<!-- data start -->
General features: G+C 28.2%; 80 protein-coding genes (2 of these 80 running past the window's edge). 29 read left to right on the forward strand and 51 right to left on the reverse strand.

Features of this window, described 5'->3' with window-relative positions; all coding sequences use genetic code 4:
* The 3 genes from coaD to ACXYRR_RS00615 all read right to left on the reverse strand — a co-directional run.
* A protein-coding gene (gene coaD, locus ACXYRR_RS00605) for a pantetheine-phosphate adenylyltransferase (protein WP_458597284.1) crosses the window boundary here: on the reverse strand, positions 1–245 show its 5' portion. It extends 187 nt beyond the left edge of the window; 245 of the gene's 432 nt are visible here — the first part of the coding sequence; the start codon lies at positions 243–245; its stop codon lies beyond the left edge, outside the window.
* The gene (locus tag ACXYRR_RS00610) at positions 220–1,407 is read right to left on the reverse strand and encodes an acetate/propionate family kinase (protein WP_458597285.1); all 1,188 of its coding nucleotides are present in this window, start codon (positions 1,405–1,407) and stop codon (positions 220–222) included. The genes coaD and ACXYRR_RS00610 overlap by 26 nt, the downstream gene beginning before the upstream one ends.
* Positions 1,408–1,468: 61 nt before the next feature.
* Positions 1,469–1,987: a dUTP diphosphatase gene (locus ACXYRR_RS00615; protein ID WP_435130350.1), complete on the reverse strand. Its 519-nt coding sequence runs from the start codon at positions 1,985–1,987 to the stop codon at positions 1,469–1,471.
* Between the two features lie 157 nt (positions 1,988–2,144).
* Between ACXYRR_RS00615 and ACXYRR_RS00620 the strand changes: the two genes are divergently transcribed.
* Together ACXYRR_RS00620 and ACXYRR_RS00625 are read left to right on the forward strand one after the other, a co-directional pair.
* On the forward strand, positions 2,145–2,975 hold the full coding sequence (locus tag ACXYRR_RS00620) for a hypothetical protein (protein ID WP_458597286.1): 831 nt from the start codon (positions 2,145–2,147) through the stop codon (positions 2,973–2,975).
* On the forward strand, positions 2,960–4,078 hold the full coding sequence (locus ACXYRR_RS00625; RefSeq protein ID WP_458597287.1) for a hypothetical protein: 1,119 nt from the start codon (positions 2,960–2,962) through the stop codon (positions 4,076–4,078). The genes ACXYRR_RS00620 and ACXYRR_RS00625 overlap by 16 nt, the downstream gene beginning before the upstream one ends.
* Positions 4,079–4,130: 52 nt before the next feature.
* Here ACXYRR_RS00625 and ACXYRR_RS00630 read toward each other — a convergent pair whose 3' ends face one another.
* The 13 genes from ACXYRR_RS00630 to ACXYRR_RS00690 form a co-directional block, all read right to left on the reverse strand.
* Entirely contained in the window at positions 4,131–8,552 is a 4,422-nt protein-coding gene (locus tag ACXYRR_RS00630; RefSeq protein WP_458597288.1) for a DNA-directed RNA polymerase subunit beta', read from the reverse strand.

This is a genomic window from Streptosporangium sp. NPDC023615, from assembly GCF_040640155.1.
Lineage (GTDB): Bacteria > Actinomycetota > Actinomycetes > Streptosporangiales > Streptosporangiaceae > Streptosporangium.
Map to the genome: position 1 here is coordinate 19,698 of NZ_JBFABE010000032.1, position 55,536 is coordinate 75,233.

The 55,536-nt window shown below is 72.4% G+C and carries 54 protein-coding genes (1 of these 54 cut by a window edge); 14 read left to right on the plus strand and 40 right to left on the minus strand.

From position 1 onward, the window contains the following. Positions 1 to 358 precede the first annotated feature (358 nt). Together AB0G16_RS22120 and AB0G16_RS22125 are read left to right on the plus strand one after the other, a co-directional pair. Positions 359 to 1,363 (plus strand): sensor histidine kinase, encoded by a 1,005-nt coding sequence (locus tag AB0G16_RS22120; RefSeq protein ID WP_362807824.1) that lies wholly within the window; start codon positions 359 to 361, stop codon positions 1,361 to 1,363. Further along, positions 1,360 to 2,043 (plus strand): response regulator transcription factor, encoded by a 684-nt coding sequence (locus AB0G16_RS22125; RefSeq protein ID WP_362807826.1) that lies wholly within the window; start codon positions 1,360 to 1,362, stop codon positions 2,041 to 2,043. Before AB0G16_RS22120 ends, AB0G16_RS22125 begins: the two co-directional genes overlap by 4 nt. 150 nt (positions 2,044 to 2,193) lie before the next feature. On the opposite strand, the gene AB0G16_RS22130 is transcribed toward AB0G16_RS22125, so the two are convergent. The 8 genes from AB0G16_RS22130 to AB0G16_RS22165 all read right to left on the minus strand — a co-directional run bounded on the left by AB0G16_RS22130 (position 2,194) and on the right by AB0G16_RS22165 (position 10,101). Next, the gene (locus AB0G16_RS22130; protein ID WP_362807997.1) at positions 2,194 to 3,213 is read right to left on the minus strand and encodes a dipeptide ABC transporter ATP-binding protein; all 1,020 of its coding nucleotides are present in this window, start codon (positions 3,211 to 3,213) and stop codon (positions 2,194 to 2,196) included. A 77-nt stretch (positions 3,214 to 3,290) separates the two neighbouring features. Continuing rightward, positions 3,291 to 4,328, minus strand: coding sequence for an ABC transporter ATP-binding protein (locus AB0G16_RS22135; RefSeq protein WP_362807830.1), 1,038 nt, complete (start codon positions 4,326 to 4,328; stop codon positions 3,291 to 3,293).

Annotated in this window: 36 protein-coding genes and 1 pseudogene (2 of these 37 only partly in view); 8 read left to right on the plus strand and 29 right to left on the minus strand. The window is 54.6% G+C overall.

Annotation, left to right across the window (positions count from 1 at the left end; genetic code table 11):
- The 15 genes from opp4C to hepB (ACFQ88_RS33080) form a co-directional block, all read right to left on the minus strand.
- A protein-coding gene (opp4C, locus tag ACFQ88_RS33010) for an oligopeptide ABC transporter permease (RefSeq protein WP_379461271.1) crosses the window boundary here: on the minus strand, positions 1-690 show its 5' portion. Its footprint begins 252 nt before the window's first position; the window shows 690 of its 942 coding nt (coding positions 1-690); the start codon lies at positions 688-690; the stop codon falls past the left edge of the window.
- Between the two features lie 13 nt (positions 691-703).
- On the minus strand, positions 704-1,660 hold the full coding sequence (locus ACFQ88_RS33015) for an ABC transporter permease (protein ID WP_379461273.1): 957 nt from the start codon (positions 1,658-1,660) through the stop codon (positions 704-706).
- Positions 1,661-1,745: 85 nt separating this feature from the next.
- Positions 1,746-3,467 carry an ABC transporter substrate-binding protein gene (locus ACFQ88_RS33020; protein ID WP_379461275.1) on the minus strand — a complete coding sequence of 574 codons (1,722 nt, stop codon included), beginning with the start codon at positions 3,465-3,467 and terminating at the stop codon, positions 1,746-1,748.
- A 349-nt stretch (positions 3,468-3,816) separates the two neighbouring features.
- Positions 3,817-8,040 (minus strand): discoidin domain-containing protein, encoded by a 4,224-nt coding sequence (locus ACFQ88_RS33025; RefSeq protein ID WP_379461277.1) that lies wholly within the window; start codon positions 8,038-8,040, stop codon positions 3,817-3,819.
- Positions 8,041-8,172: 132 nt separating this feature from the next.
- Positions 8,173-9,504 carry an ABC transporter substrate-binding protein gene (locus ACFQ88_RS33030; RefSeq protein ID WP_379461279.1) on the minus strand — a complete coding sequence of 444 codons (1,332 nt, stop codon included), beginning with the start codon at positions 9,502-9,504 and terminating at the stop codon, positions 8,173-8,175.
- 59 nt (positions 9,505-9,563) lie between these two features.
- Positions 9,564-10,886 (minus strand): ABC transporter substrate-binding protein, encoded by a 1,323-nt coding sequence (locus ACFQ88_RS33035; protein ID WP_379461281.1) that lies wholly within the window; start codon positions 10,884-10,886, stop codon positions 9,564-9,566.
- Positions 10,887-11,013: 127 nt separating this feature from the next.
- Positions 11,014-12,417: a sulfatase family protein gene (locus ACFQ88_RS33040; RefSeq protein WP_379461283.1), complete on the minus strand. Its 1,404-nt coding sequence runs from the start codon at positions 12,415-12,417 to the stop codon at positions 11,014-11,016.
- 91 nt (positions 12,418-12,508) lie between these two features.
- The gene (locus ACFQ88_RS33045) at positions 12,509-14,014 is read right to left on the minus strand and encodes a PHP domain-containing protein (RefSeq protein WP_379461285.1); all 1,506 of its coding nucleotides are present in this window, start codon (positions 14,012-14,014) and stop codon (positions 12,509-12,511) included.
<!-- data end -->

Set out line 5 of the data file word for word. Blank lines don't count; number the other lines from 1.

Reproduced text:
* The gene (locus tag ACXYRR_RS00610) at positions 220–1,407 is read right to left on the reverse strand and encodes an acetate/propionate family kinase (protein WP_458597285.1); all 1,188 of its coding nucleotides are present in this window, start codon (positions 1,405–1,407) and stop codon (positions 220–222) included. The genes coaD and ACXYRR_RS00610 overlap by 26 nt, the downstream gene beginning before the upstream one ends.